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CAM Guidelines

Posted 4/28/2017

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  CAM=Complementary and alternative medicine, and we know that almost all cancer patients do something from this world. Hopefully they are also receiving appropriate western standard-of-care medical treatment, but including acupuncture or Reiki or support group participation can make life a bit easier.

  The usual caveats include a strong reminder to tell all of your doctors what you are doing. It is as important for your acupuncturist to know about your chemotherapy as it is for your medical oncologist to know that you are receiving acupuncture. The worries begin with anything that you ingest. There have not been studies to consider possible interactions between supplements or herbs or vitamins and cancer drugs. The NCI has done a few studies of some common CAM treatments, and has found, for example, that St John's Wort has no proven value in treating depression. What we don't know is if St John's Wort might minimize the efficacy of a chemo drug.So, please, I am begging you talk to your doctor before you swallow anything and consider waiting until active treatment is done before you add anything to your routine.

  A second major reminder is the fact that something is natural does not guarantee that it is safe. Remember that there are poisonous mushrooms....

  This is a very good article from BreastCancer.org about a recent report from the Society of Integrative Oncology. Here is the beginning and a link to read more:

Society of Integrative Oncology Updates Guidelines on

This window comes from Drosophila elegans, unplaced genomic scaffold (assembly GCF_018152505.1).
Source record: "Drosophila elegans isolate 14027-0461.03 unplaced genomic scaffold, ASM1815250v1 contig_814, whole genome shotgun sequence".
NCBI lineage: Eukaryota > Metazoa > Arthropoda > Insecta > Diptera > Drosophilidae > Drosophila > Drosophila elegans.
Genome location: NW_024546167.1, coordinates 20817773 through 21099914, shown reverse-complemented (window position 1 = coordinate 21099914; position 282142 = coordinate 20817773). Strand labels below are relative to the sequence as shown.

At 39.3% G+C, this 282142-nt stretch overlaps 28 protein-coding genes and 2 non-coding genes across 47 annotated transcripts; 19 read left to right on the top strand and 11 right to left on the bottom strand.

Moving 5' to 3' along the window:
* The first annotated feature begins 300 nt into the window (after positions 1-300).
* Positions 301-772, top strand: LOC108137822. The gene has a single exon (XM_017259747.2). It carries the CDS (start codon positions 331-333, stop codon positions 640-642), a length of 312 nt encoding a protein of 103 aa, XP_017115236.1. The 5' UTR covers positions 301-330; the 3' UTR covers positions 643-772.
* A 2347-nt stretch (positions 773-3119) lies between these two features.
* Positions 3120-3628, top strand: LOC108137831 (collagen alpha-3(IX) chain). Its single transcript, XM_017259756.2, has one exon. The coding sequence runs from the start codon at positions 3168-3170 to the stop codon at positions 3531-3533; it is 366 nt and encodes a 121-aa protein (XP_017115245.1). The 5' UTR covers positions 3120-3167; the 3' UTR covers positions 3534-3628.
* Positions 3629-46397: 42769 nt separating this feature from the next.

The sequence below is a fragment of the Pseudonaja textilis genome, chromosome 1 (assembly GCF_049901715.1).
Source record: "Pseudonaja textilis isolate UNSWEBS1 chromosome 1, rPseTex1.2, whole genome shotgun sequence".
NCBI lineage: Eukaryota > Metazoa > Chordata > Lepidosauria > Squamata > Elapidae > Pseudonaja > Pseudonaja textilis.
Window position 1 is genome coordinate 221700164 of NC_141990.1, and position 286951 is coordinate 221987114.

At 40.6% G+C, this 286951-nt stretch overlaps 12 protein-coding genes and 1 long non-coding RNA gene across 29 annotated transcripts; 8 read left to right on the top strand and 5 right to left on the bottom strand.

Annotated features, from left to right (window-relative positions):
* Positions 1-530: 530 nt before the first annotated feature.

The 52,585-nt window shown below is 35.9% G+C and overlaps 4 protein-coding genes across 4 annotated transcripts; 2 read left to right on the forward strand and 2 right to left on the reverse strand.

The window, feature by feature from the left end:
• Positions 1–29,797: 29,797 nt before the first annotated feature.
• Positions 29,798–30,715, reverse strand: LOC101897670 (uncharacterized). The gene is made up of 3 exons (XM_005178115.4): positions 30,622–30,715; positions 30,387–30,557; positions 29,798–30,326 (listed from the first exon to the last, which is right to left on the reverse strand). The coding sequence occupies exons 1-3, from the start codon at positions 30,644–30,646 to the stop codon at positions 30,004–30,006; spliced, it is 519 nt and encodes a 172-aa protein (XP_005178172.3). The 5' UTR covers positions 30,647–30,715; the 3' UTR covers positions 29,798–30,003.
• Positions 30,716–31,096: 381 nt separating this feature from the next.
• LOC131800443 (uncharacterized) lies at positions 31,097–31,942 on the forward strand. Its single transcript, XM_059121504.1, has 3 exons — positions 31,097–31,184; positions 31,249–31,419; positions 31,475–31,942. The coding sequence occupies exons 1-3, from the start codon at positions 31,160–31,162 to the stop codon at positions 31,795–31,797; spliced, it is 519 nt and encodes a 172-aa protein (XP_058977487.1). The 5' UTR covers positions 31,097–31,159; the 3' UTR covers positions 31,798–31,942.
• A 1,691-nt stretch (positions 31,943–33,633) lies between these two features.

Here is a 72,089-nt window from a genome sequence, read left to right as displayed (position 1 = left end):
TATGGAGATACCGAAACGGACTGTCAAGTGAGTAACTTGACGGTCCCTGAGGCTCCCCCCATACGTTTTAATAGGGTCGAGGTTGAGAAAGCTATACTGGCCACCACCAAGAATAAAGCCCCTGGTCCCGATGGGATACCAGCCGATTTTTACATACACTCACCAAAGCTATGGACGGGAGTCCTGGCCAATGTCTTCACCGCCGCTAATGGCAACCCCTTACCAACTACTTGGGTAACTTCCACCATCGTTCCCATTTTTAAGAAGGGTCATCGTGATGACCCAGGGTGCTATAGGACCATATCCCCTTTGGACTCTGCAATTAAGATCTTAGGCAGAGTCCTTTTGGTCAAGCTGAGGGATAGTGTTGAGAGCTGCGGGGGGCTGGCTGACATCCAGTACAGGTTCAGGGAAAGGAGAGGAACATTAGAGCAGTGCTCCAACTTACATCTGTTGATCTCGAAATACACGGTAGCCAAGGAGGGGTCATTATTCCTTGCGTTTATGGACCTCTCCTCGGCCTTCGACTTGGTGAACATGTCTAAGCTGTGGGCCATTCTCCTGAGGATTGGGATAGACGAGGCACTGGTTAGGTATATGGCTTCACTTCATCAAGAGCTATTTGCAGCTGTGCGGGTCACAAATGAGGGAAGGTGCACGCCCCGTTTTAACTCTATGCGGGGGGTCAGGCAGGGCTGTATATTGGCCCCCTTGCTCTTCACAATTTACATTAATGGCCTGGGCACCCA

Using Complementary Therapies During and After Breast
Cancer Treatment

Complementary medicine is the term used to describe therapeutic techniques that are not part of conventional medicine (also called "regular," "standard," or "mainstream" medicine). Complementary therapies are used as a "complement" or an addition to conventional medicine. Because complementary therapies can be combined or integrated with conventional medical treatment, they’re also called "integrative therapies."
Complementary medicine includes techniques such as acupuncture, herbal medicine, massage, support groups, and yoga. Sometimes called holistic medicine, complementary medicine typically addresses how disease affects the whole person: physically, emotionally, spiritually, and socially.
Conventional medicine has been proven to be safe and effective by numerous scientific studies. While some studies show that people diagnosed with breast cancer can get benefits from complementary medicine, it's important to know that complementary therapies usually don't undergo the same kinds of rigorous testing as conventional medicine.

http://www.breastcancer.org/research-news/guidelines-updated-for-complementary-tx


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